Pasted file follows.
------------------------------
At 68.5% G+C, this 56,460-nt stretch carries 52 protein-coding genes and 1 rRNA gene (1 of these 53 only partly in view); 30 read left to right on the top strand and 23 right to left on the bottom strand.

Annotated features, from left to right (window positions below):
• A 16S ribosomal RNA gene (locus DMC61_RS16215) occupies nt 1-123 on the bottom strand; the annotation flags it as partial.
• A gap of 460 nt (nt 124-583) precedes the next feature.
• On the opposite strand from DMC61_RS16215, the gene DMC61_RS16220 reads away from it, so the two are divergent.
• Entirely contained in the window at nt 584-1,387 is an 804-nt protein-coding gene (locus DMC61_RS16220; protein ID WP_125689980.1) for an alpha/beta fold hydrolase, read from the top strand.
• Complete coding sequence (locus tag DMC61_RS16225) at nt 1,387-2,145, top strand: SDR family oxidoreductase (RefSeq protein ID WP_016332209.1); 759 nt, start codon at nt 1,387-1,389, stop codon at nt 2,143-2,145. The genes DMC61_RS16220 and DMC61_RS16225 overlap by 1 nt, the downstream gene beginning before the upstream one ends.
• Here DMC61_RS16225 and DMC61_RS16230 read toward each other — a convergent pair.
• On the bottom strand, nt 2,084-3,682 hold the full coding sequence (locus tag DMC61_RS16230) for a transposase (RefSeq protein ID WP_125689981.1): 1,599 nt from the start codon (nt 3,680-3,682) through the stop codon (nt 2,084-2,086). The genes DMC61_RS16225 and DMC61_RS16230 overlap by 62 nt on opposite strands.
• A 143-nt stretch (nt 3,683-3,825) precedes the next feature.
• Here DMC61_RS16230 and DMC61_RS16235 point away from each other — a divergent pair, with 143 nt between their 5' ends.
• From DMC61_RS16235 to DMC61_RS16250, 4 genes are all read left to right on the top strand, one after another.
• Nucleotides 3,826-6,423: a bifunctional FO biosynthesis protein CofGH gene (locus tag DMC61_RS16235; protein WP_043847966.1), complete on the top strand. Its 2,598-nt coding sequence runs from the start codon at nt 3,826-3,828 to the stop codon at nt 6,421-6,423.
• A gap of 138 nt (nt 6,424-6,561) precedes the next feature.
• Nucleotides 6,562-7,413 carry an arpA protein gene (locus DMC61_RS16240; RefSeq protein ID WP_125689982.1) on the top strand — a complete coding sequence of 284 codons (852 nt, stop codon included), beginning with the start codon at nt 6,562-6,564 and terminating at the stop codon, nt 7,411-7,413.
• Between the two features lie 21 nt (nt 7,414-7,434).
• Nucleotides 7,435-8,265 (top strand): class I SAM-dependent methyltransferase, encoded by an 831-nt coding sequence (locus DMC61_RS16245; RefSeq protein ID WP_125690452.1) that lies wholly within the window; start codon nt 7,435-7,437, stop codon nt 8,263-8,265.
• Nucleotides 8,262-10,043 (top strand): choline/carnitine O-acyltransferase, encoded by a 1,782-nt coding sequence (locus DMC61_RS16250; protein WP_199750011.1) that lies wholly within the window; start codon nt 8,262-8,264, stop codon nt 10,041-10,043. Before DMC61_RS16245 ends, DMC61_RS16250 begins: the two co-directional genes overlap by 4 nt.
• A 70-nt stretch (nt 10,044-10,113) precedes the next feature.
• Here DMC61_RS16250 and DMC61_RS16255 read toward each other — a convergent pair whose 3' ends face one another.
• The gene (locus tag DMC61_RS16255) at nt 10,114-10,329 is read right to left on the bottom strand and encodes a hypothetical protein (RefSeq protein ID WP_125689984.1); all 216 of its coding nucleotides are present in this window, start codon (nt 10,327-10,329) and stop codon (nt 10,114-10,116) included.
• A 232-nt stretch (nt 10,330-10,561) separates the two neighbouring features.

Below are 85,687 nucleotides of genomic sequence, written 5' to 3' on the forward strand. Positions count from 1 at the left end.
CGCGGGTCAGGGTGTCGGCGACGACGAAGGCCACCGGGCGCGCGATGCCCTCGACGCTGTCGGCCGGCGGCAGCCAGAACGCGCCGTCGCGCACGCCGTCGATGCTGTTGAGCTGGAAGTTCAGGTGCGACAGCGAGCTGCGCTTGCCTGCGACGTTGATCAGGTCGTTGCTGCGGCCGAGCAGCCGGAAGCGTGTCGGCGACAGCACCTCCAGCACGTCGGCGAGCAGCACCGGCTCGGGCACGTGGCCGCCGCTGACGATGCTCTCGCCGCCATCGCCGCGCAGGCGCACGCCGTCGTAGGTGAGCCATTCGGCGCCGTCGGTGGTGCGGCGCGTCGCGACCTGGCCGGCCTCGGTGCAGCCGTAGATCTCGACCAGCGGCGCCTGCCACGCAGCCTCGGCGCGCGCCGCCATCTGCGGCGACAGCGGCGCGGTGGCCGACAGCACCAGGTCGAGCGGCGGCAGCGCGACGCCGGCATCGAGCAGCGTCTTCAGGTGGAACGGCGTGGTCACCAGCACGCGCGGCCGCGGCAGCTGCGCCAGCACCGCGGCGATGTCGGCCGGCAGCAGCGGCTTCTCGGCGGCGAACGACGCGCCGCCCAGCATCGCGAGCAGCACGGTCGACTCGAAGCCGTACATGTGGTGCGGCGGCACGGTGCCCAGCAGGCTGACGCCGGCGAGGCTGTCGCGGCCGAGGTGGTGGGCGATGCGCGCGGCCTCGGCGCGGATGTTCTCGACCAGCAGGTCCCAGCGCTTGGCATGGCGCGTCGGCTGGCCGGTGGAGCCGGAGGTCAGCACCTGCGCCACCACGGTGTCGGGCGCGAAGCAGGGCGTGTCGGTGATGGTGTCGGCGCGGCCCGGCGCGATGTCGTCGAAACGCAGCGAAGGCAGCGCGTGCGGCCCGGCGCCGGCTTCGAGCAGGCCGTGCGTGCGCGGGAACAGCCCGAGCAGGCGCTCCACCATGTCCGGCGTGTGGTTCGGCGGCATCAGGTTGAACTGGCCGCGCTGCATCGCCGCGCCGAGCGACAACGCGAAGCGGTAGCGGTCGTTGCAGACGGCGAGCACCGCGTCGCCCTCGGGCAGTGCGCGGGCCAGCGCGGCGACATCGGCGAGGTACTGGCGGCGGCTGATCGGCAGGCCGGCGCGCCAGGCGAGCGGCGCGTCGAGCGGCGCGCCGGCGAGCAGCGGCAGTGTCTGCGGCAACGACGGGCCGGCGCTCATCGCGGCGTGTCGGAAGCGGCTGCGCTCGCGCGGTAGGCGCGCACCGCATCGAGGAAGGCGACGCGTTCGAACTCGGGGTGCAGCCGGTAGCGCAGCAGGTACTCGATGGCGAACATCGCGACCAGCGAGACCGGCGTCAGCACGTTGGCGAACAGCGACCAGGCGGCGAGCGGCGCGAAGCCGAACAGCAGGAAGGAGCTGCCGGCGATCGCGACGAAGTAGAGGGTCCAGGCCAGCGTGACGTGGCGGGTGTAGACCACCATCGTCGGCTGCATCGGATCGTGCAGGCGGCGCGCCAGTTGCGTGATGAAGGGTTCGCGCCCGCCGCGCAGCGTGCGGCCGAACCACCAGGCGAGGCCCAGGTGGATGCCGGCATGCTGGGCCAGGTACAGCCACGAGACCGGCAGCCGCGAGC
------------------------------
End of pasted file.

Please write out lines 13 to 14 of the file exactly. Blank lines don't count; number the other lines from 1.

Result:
• Nucleotides 3,826-6,423: a bifunctional FO biosynthesis protein CofGH gene (locus tag DMC61_RS16235; protein WP_043847966.1), complete on the top strand. Its 2,598-nt coding sequence runs from the start codon at nt 3,826-3,828 to the stop codon at nt 6,421-6,423.
• A gap of 138 nt (nt 6,424-6,561) precedes the next feature.